Saturday, December 15, 2007

Lassen Peak In California

Lassen Peak is located over 200 miles north of the San Francisco Bay region, up where California starts turning into Baja Oregon. I had always wanted to visit it since I was a kid and came across a book with a photo of it taken during its 1915 eruption. The sight of the huge mushroom cloud of ash from its summit----looking very much like an atom bomb cloud----made a big impression on me. And in 1999 I finally visited, and climbed, Lassen.

Lassen Peak is not that high (only 10,457 feet) nor is it a technically challenging climb. What makes it interesting is that it is the southernmost Cascade volcano and was active from 1914 to 1920, with 1915 being the peak year. The highlight then was a violent, Mount St. Helens-style blast, complete with a searing pyroclastic flow toward the north. Fortunately, the area was unpopulated and there was no loss of life. Lassen Peak is now part of Lassen Volcanic National Park, a region of steam vents, lava flows, boiling mud pits, and cinder cones. It's a miniature version of Yellowstone.

Even though I climbed Lassen in the last week of July, there was still a lot of snow in the high country of the park, as this photo of Helen Lake shows:

Lassen Peak itself had a few snow patches, as you can see in the photo below taken from the road to the summit trailhead. Like all Cascade volcanoes, it has a bluish-gray color (unlike the black color of Hawaiian volcanoes). That's because the magma source for them is the subduction of part of the Pacific plate under the North American plate; Lassen Peak is literally made from melted and recycled sections of the floor of the Pacific Ocean. The lava is light and crumbly, more like sand than rock:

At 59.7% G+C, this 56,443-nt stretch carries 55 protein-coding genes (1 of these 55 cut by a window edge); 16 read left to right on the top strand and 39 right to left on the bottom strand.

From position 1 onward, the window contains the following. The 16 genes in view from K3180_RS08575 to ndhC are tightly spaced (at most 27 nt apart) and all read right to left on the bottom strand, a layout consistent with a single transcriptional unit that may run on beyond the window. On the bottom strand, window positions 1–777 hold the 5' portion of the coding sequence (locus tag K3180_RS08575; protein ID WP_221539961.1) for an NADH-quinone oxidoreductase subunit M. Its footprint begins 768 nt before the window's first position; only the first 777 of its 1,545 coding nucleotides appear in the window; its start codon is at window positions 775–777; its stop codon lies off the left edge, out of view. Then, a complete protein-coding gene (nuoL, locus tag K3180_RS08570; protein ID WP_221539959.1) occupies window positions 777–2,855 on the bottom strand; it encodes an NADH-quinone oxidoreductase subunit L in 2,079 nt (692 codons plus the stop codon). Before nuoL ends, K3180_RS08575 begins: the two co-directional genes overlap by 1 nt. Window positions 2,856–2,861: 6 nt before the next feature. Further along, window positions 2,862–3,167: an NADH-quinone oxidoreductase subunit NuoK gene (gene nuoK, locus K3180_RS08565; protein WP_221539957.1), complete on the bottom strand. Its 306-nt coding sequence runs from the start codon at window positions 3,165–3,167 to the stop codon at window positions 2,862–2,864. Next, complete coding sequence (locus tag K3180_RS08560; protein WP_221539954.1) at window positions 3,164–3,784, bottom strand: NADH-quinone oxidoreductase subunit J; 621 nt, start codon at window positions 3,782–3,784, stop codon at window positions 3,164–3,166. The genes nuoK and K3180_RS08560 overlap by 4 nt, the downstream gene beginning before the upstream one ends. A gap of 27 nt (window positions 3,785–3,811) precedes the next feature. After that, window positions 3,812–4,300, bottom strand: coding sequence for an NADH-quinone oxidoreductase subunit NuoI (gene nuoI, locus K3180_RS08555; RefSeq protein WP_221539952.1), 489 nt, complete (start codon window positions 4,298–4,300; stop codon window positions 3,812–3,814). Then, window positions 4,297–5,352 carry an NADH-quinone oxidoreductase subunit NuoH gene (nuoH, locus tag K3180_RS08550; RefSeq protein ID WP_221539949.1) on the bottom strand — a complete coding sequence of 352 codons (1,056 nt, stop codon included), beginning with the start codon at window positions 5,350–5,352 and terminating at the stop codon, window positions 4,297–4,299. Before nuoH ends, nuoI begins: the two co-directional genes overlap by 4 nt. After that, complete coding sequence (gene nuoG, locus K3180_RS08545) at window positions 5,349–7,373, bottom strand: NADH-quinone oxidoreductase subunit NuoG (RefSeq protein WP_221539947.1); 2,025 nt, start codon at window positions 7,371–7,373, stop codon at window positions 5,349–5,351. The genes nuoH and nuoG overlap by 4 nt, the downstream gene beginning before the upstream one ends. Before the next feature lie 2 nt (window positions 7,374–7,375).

The climb itself was uneventful, with the trail to the summit being a little less than three miles. There were a few snowy patches that made me wish I had brought my ice ax and crampons----especially on the descent-----but slow, careful steps (and a blessedly light day pack) let me make it without any real problems. The summit high point is some congealed lava extruded from the main vent; here I am atop that lava:

I took the photo below looking down from the summit rocks; note one of my boots in the lower part of the photo:

Here's a summit view looking toward the west. The nice person at the left took the summit photo of me, and I took one for her. The summit area was a popular place to be that morning, as I counted 15 people during the 20 minutes I was at the top.

Here's a view toward the north; you can see Mount Shasta about 50 miles away. I later drove up to the town of Mount Shasta for a "recon" of the mountain (sadly, I never attempted to climb it). The town of Mount Shasta is full of weirdass New Age types (much like Sedona, AZ) and I'll have to post about my visit there in the future:

Even if you're not interested in climbing the mountain, the park has a lot of interesting stuff to see, like the steam vents below. It's obvious a lot of activity is still going on underground, and it wouldn't surprise me at all if there is a future volcanic eruption in the area: